From Hana, we took the Hana Highway south for 10 miles to the Kipahulu Visitor Center. It was clear that Kipahulu was becoming increasingly popular with Maui tourists: in addition to the main, paved parking lot, which already had room for about a hundred cars, a grassy field nearby had been converted to an even larger overflow parking lot.

We started the hike at the Kipahulu Visitor Center. From here, we took the path heading off to the left, which quickly came to an intersection where the Pipiwai Trail branched off from the loop trail for the Pools of Oheo. Here, we took the left fork again for the Pipiwai Trail. We passed by a reconstructed hale halawai, a structure used as a meeting place by Native Hawaiians. The trail crossed the Hana Highway 200 meters after leaving the visitor center and then began climbing uphill along the fairly gentle shield volcano slopes of Haleakala, passing through a mix of clearings and forest. 

The mix of clearings and forest along the trail are a reminder of human history in Hawaii and human use of natural resources in the Kipahulu area. Native Hawaiians once relied on a land division system known as ahupua'a that demarcated community boundaries by watershed boundaries. In this system, each ahupua'a would consist of a full watershed from its headwaters on a volcano down to where the stream meets the sea. This sort of division would give each community a cross-section of the island's resources, allowing each community to individually practice multiple different types of agriculture. Kipahulu represents one such ahupua'a and would have consisted of all the land along Palikea and Pipiwai Streams from Haleakala down to the Pools of Oheo. This land division system was eventually abandoned in the Great Mahele in 1848, when the Hawaiian government split up the ahupua'a as it moved towards a more European style of land ownership.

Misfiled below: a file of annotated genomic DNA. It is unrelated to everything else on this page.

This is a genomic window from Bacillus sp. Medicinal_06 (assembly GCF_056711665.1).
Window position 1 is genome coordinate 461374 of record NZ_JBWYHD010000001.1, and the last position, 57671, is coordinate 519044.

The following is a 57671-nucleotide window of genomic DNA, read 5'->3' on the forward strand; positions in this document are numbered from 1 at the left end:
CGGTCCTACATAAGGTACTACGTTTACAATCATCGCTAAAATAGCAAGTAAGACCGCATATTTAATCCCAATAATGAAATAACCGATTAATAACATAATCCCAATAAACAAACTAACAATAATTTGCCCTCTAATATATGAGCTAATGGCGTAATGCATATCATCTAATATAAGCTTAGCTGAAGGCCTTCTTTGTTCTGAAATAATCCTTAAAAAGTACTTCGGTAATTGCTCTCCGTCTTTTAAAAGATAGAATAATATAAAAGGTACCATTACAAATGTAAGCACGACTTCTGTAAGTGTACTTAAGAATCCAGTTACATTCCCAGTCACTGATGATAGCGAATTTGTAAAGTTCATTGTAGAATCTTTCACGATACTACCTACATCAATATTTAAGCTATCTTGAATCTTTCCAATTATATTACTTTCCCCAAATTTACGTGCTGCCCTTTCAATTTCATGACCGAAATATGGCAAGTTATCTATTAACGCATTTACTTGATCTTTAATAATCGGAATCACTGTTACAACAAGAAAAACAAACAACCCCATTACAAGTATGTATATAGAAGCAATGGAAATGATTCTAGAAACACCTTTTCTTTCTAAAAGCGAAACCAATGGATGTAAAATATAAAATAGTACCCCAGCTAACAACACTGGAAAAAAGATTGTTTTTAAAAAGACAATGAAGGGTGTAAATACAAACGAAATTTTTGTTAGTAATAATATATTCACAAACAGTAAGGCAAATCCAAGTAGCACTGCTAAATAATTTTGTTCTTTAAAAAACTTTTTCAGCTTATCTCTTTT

We came to a decent viewpoint over Mahahiku Falls at a half mile into the hike. While the scenery at this viewpoint was quite nice- the forest and cliff walls of the canyon were overwhelming lush and it was nice to look back east and catch a glimpse of the ocean- the view of the waterfall itself left much to be desired, as only the very top of this nearly 200-foot tall waterfall was visible, its lower portion obscured by vegetation growing just below the viewpoint area.